The Cochrane Review found that standardised (plain) packs could also reduce the appeal of tobacco and increase calls to quit helplines.
The study estimated that the number of people who smoked in the UK could go down by 0.5% by May 2018.
The review looked at evidence from 51 studies, involving 800,000 people, on the impact of standardised packaging on smokers’ attitudes and behaviour.
The review predicted that there may be no change in the number of cigarettes smoked by those continuing to smoke; there could be a 6% increase in people trying to give up smoking, and an increase in calls to quit smoking helplines.
The review found indications that more people were trying to quit smoking as a result of plain cartons, rising from 20.2% before to 26.6% after introduction.
Prof Ann McNeill, lead review author from King’s College London, said there was evidence that standardised packaging made people less likely to be motivated to smoke, and even claimed that it could reduce ‘cravings’ for tobacco.
“It would appear that the impact of standardised packaging may be affected by the detail of the regulations such as whether they ban descriptors, such as ‘smooth’ or ‘gold’ and control the shape of the tobacco pack,” she said.
Giles Roca, director general of the Tobacco Manufacturers’ Association, said: “This report destroys the rationale for the introduction of plain packaging by finding no evidence that it actually acts a deterrent to young people in taking up smoking – this was at the core of the government’s and health campaigners’ argument for its introduction.”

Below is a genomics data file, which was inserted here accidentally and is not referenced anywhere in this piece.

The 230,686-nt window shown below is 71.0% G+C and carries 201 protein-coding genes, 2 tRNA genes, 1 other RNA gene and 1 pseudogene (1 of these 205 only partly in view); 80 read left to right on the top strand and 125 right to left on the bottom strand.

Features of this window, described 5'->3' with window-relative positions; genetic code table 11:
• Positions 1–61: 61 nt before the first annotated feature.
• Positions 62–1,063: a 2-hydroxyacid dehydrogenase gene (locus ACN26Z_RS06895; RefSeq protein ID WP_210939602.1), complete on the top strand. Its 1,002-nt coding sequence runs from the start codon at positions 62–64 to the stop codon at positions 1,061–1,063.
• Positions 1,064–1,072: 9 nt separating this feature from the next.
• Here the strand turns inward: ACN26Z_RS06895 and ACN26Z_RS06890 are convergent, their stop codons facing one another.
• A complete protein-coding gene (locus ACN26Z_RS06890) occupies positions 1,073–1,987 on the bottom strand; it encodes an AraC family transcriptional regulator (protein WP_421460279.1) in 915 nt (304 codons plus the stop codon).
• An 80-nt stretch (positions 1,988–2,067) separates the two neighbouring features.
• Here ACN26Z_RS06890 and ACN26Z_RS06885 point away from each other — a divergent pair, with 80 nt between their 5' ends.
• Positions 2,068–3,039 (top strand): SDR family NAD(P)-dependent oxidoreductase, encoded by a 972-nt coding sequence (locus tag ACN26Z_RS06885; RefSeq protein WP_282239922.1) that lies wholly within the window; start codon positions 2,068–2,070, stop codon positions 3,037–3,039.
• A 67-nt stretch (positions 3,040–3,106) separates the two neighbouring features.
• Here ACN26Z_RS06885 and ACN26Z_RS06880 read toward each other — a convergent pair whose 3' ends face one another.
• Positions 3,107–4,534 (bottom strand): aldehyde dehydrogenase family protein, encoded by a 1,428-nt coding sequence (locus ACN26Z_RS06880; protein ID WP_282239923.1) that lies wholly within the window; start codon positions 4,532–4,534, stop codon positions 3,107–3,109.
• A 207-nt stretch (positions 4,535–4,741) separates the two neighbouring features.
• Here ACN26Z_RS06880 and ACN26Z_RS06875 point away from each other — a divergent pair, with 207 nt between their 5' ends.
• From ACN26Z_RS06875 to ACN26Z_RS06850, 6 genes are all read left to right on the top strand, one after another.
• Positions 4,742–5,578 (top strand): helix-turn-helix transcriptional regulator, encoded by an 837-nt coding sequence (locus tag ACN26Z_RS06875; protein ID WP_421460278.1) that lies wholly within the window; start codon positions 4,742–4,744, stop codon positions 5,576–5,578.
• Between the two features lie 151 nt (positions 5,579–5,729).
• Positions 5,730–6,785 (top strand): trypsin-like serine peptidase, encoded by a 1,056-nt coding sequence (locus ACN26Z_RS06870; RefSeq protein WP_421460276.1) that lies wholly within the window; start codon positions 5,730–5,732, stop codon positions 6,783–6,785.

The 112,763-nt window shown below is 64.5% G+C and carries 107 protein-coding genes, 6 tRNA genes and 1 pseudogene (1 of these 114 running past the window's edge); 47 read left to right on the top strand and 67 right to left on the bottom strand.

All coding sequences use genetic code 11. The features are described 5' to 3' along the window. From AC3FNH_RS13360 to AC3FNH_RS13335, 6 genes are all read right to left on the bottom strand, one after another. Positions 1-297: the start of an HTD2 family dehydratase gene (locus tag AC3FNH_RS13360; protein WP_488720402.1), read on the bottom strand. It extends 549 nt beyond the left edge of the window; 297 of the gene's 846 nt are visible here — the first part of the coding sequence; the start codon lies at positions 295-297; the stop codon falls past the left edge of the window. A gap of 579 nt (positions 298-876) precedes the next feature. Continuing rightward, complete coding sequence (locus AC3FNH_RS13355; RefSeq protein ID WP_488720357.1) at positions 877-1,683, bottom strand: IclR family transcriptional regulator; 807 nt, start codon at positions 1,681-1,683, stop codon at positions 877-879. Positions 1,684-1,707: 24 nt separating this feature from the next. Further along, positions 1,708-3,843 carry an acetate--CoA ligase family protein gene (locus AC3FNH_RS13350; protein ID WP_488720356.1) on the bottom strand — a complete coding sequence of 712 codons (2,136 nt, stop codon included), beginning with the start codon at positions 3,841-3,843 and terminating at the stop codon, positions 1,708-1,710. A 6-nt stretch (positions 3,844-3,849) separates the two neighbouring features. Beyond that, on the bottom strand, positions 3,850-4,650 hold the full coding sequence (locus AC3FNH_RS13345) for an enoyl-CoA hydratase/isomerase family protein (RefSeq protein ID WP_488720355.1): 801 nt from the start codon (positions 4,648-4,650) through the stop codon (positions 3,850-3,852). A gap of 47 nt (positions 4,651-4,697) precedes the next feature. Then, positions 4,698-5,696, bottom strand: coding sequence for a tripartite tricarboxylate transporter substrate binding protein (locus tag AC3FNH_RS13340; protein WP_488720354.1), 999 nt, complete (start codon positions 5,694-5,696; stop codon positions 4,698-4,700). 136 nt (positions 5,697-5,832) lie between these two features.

Mike Ridgway, from the Consumer Packaging Manufacturers Alliance (CPMA), said tobacco control advocates were quoting figures regarding declining rates with no supportive evidence to back them up.
“Plain packaging has not lawfully become effective yet in the UK and any reductions, if any, are purely hypothetical. The real evidence is from the Australian experience which is unclear even after four years of plain packaging where some studies are even showing an increase in smoking rates by young people.What is certain in Australia is that the regular increases in taxation are driving consumers to purchase from the uncontrolled illicit market which is now approaching some 15% and can only increase as it will do in the UK over time.”
Source: News – Packaging News